April 2014
Volume 55, Issue 13
ARVO Annual Meeting Abstract  |   April 2014
Health literacy and our diabetic patients-does it matter?
Author Affiliations & Notes
  • Shani Reich
    Ophthalmology, Bronx Lebanon Hospital Center, Bronx, NY
  • Suzanne Walter
    Ophthalmology, Bronx Lebanon Hospital Center, Bronx, NY
  • Hillel W Cohen
    Ophthalmology, Albert Einstein College of Medicine, Bronx, NY
  • Jonathan Levine
    Ophthalmology, Bronx Lebanon Hospital Center, Bronx, NY
    Ophthalmology, Albert Einstein College of Medicine, Bronx, NY
  • Footnotes
    Commercial Relationships Shani Reich, None; Suzanne Walter, None; Hillel Cohen, None; Jonathan Levine, None
  • Footnotes
    Support None
Investigative Ophthalmology & Visual Science April 2014, Vol.55, 5336. doi:
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      Shani Reich, Suzanne Walter, Hillel W Cohen, Jonathan Levine; Health literacy and our diabetic patients-does it matter?. Invest. Ophthalmol. Vis. Sci. 2014;55(13):5336.

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      © ARVO (1962-2015); The Authors (2016-present)

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Purpose: Hyperglycemia is a major cause of the microvascular complications that occur in diabetes mellitus (DM), including retinopathy. We hypothesize that despite compliance with regular follow-up examinations, the patients in our inner city eye clinic do not understand the potential complications of DM. The objective of our study is to assess our patients’ understanding of DM and to correlate it with their HbA1C levels and with the severity of their retinopathy.

Methods: Our cohort, consisting primarily of Hispanic and African-American patients, were given a questionnaire in Spanish or English that assessed their understanding of DM. Specifically, we asked if they feel informed about how DM affects their eyes and general health, and if they understand the clinical relevance of HbA1C levels. We correlated questionnaire responses with severity of retinopathy, need for therapeutic intervention (retinal photocoagulation, intravitreal injection) and HbA1C level.

Results: Of 102 patients surveyed to date, 66% are Hispanic, 27% African-American, and 7% other. The average age is 63 years ±11.5 and 40% are male. Hispanic patients are more likely to be followed in retina subspecialty clinic (p <0.08) and to receive treatment (p < 0.04) independent of severity of retinopathy and HbA1C level. While 71% of patients feel informed about the general sequelae of DM and 70% feel informed about the ocular morbidity of DM, only 32% and 34%, respectively, understand the relevance of HbA1C, with a trend toward significance (p = 0.115 and 0.055). Furthermore, amongst the latter group of patients who understand the relevance of HbA1C, there is a significant correlation between what they state as their last measured HbA1C level with the actual value as charted in their EMR (Spearman’s Rho(ρ) 0.46 p< 0.001). Severity of retinopathy and presence of therapeutic intervention both correlate significantly with HbA1C (ρ 0.46 (p <0.001) and ρ 0.308 (p <0.006)).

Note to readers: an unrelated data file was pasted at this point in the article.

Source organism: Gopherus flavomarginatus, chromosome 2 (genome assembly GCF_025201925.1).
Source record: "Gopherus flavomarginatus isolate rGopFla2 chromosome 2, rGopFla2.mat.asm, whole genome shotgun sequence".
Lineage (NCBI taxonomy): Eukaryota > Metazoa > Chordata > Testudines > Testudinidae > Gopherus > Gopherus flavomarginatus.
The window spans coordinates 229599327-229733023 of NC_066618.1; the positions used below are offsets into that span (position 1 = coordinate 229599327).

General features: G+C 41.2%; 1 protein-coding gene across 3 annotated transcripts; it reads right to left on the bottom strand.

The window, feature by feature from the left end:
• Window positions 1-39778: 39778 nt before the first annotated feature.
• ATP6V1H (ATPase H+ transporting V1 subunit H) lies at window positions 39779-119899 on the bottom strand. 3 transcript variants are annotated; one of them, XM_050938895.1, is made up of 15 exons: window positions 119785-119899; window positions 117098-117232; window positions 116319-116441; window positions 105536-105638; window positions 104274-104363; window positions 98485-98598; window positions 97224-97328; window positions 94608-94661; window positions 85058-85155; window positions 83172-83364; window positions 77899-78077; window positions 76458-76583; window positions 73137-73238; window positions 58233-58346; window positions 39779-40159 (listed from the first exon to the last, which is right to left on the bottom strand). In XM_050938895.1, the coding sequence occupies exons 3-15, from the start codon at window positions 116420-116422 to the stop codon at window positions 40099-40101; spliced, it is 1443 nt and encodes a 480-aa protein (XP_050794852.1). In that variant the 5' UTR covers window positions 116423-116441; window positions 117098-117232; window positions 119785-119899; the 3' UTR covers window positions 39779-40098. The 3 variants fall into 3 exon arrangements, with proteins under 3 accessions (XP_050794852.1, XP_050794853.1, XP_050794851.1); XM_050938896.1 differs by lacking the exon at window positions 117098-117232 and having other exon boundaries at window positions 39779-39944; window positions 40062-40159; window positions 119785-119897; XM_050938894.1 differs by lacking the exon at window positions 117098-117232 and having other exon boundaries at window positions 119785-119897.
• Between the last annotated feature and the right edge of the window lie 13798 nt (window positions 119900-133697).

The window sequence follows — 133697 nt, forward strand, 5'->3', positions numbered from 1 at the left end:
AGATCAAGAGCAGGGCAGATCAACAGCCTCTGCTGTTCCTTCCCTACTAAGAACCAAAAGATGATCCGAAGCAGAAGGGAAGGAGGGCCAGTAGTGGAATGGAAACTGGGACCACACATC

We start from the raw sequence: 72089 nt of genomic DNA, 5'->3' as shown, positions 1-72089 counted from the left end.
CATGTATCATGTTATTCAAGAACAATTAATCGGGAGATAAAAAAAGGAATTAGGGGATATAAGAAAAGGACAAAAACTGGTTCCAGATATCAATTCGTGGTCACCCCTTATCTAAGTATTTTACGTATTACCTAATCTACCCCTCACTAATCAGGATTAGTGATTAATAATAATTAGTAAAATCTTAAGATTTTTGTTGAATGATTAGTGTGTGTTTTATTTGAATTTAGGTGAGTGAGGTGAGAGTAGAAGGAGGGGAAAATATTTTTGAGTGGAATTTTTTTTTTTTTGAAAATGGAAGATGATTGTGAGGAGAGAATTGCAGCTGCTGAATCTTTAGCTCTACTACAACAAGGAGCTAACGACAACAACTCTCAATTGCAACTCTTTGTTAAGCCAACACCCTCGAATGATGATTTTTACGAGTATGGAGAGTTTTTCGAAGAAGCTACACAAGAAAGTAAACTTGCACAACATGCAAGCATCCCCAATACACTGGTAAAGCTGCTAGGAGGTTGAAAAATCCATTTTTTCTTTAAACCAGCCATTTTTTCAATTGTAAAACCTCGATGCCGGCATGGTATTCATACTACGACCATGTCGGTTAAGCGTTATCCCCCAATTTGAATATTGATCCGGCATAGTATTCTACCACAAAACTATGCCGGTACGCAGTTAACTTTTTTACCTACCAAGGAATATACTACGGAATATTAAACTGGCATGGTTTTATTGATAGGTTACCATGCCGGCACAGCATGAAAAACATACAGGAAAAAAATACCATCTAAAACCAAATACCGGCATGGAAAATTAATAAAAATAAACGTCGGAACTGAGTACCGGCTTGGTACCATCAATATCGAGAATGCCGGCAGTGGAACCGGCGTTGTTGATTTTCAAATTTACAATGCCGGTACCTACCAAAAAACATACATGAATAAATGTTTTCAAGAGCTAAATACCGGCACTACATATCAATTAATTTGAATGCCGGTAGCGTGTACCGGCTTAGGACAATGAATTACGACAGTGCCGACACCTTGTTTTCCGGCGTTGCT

Conclusions: This study demonstrates a significant gap in health literacy within our primarily Hispanic patient population. Though most of our patients feel informed about DM, the majority actually do not know what HbA1C level is. Further investigation is warranted to determine if this correlates with poorer diabetic control or eye health. Ophthalmologists can play a vital role as DM educators, to reinforce patients’ understanding of how DM affects their eyes as well as their general health.

Keywords: 498 diabetes • 460 clinical (human) or epidemiologic studies: health care delivery/economics/manpower  

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